updated 1/24/2005 6:53:00 PM ET 2005-01-24T23:53:00

An agreement to end Africa’s longest-running civil war won unanimous endorsement Monday from the leaders of Sudan’s main southern rebel movement, paving the way for a new constitution and a power-sharing government.

The approval by the 224-seat National Liberation Council, the legislative body of the Sudan People’s Liberation Army, came after a two-day meeting to discuss the accord signed by rebel leader John Garang and Sudanese Vice President Ali Osman Mohamed Taha on Jan. 9 in neighboring Kenya.

Members asked questions about security arrangements, the division of wealth between Sudan’s government-dominated north and rebel strongholds in the south, and the structure of the planned new government, but proposed no amendments.

Sudan’s national Parliament also must sign off on the deal. Deliberations in the capital, Khartoum, begin Saturday.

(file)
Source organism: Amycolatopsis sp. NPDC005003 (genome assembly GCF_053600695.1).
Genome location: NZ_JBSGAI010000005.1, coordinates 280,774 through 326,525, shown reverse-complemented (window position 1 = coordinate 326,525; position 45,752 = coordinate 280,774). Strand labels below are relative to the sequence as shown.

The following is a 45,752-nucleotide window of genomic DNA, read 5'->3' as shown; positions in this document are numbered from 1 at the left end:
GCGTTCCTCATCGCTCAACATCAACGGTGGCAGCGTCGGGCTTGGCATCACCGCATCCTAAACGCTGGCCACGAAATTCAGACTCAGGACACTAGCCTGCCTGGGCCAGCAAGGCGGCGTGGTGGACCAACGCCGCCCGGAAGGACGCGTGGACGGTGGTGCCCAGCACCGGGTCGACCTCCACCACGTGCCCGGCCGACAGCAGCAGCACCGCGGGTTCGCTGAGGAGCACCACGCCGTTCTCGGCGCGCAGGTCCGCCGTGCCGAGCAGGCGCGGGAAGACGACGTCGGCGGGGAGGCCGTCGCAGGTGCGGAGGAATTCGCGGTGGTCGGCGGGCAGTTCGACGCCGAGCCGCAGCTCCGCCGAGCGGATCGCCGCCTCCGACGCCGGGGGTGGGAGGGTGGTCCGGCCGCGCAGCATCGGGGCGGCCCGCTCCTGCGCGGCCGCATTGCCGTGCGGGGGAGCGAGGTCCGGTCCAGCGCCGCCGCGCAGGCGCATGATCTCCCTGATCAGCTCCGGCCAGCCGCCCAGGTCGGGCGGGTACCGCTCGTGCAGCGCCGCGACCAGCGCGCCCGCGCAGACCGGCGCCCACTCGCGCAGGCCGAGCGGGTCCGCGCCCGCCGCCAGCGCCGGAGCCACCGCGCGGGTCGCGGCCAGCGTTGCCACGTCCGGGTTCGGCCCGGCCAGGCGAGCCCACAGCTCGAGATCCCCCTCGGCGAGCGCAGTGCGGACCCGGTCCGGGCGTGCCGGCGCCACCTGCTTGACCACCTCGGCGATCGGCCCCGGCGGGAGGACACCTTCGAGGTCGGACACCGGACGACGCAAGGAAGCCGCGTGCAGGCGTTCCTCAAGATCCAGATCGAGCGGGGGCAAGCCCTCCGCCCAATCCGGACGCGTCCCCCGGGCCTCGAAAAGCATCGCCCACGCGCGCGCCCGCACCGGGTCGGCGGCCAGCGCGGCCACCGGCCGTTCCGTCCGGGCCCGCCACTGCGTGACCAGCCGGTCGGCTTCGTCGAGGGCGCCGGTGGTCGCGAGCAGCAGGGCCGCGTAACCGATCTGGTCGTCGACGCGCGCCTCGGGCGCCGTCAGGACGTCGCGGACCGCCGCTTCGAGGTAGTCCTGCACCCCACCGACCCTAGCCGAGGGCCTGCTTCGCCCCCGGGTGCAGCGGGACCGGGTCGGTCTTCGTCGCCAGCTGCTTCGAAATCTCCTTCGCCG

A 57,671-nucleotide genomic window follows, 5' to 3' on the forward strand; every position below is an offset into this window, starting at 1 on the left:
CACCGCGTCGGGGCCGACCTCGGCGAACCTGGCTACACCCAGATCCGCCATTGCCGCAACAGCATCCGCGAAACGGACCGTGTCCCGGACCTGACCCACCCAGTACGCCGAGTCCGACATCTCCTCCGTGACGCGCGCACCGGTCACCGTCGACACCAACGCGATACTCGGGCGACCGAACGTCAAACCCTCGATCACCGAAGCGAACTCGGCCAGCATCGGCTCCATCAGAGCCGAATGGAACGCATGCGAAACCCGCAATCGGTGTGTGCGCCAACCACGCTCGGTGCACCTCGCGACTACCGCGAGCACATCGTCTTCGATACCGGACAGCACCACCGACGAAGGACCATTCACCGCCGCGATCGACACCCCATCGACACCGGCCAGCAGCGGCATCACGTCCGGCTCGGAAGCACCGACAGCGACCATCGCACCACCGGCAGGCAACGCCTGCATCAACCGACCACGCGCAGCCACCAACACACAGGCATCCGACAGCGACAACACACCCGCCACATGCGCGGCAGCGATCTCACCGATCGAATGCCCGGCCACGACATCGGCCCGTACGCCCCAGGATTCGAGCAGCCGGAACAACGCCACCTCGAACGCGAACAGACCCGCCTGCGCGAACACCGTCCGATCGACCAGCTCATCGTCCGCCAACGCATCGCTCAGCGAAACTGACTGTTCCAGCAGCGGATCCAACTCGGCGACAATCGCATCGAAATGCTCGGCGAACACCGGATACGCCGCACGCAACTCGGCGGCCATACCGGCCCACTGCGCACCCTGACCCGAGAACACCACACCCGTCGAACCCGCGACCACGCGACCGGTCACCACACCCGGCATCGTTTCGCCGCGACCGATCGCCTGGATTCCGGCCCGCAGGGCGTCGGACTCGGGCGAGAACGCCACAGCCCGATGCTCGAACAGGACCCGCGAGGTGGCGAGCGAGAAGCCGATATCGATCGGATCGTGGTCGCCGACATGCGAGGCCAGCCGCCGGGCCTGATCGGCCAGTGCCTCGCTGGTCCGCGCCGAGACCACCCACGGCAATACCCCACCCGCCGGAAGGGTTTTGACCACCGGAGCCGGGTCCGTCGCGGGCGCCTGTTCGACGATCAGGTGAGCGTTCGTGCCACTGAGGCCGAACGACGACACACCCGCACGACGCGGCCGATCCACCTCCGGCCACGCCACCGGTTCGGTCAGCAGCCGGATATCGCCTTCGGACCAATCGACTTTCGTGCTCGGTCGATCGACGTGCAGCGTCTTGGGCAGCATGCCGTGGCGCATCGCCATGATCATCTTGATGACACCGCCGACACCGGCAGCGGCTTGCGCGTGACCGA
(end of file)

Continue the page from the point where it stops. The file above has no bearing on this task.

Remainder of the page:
Once ratified, the accord calls for the drafting of a new constitution and formation of a government in which insurgents will receive 30 percent of seats. In six years, southern states will have an opportunity to vote on secession.

The 21-year war has pitted the Arab Muslim-dominated government in Khartoum against rebels fighting for greater autonomy and a larger share of the country’s wealth in the largely African Christian and animist south. More than 2 million people have died, mainly from war-induced famine and disease, and at least twice as many have fled their homes.

U.N. and U.S. officials hope the deal will help end Sudan’s other conflicts — a 23-month rebellion in the western Darfur region and a low intensity insurgency in the eastern Red Sea Hills.

Tens of thousands have been killed and nearly 2 million displaced in Darfur, where pro-government Arab militiamen have attacked African villages in a campaign of burning, looting, raping and killing. The conflict erupted in February 2003, when two rebel groups began fighting for more power and resources in the arid region.

More than 70,000 of the displaced have died of hunger and disease since March, though no firm figures exist for the direct toll of the fighting.

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